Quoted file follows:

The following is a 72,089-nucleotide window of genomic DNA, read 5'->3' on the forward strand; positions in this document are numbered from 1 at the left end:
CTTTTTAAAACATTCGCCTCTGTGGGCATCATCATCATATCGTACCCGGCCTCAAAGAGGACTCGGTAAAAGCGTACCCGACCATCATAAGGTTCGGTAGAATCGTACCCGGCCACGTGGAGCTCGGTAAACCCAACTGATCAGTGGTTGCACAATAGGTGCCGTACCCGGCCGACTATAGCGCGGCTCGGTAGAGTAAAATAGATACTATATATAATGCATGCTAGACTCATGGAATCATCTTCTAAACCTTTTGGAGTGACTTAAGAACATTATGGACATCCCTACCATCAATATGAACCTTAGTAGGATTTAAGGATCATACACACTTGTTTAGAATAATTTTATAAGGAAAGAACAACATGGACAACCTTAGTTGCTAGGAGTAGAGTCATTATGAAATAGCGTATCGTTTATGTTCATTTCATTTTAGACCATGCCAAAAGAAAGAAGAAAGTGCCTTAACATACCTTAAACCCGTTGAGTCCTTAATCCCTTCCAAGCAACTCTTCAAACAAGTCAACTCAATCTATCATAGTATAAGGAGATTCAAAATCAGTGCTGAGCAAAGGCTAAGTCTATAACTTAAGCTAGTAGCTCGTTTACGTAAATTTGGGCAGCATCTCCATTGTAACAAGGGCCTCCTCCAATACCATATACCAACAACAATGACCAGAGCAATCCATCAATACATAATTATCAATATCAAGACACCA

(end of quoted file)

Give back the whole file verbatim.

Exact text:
The following is a 72,089-nucleotide window of genomic DNA, read 5'->3' on the forward strand; positions in this document are numbered from 1 at the left end:
CTTTTTAAAACATTCGCCTCTGTGGGCATCATCATCATATCGTACCCGGCCTCAAAGAGGACTCGGTAAAAGCGTACCCGACCATCATAAGGTTCGGTAGAATCGTACCCGGCCACGTGGAGCTCGGTAAACCCAACTGATCAGTGGTTGCACAATAGGTGCCGTACCCGGCCGACTATAGCGCGGCTCGGTAGAGTAAAATAGATACTATATATAATGCATGCTAGACTCATGGAATCATCTTCTAAACCTTTTGGAGTGACTTAAGAACATTATGGACATCCCTACCATCAATATGAACCTTAGTAGGATTTAAGGATCATACACACTTGTTTAGAATAATTTTATAAGGAAAGAACAACATGGACAACCTTAGTTGCTAGGAGTAGAGTCATTATGAAATAGCGTATCGTTTATGTTCATTTCATTTTAGACCATGCCAAAAGAAAGAAGAAAGTGCCTTAACATACCTTAAACCCGTTGAGTCCTTAATCCCTTCCAAGCAACTCTTCAAACAAGTCAACTCAATCTATCATAGTATAAGGAGATTCAAAATCAGTGCTGAGCAAAGGCTAAGTCTATAACTTAAGCTAGTAGCTCGTTTACGTAAATTTGGGCAGCATCTCCATTGTAACAAGGGCCTCCTCCAATACCATATACCAACAACAATGACCAGAGCAATCCATCAATACATAATTATCAATATCAAGACACCA